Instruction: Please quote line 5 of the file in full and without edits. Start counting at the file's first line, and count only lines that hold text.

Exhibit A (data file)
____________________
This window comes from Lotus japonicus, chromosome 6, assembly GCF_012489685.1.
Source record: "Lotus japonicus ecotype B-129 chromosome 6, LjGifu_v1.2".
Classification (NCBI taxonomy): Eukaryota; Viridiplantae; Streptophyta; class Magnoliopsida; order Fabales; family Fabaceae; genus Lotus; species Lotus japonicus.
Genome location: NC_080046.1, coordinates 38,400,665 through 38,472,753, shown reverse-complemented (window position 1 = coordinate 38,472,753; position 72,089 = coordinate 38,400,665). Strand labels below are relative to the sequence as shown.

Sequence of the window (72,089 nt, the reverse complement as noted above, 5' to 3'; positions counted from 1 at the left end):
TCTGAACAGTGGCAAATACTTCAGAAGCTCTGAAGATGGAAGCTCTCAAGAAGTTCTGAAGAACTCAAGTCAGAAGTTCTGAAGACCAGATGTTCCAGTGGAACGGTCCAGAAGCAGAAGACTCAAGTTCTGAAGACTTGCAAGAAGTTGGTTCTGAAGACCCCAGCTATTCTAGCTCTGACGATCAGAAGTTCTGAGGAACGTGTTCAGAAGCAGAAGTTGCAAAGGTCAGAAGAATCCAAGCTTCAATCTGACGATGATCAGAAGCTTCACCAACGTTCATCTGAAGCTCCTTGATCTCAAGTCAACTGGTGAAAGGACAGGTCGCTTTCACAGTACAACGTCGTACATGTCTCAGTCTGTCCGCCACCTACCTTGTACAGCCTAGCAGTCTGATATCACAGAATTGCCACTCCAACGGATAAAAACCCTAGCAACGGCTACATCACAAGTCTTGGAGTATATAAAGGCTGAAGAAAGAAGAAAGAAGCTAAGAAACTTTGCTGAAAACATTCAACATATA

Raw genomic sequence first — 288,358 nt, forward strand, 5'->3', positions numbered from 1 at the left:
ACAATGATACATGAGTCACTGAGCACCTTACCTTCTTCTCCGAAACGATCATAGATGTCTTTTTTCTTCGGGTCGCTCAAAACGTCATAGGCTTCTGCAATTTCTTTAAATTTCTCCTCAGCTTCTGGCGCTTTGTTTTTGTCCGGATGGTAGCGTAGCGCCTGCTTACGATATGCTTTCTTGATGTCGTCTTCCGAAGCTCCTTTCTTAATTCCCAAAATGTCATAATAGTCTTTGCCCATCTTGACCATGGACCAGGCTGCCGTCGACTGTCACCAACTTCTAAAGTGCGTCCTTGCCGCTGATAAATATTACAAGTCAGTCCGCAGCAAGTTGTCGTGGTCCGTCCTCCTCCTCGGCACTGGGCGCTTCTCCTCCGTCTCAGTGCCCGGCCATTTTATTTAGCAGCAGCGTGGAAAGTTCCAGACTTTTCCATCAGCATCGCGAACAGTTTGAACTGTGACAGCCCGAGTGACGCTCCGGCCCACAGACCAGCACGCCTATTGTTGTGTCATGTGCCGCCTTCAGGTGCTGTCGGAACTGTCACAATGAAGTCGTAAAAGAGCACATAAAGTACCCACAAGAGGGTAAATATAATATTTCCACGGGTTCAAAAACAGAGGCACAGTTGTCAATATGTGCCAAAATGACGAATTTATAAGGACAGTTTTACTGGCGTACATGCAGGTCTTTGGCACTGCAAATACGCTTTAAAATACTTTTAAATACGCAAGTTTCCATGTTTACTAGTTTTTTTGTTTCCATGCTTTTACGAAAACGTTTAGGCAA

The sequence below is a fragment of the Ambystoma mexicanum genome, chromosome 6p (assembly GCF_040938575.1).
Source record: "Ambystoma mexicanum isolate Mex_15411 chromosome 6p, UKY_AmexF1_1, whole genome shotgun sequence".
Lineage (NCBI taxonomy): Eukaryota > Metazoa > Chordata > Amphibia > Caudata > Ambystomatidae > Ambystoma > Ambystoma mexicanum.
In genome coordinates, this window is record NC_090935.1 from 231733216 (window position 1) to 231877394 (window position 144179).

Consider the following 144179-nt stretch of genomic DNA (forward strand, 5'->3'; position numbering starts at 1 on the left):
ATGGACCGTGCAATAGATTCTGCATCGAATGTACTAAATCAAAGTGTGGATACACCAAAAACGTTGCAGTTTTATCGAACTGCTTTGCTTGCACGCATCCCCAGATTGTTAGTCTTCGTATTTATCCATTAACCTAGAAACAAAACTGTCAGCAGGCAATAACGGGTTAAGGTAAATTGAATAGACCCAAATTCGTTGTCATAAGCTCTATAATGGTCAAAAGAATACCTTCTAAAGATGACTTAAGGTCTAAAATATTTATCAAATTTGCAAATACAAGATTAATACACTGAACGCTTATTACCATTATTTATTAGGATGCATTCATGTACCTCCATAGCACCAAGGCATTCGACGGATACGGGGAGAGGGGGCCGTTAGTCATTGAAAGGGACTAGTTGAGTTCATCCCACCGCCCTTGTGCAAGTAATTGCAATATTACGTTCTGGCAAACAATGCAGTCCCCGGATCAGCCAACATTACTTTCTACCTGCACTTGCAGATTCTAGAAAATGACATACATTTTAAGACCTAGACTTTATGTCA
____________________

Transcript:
Sequence of the window (72,089 nt, the reverse complement as noted above, 5' to 3'; positions counted from 1 at the left end):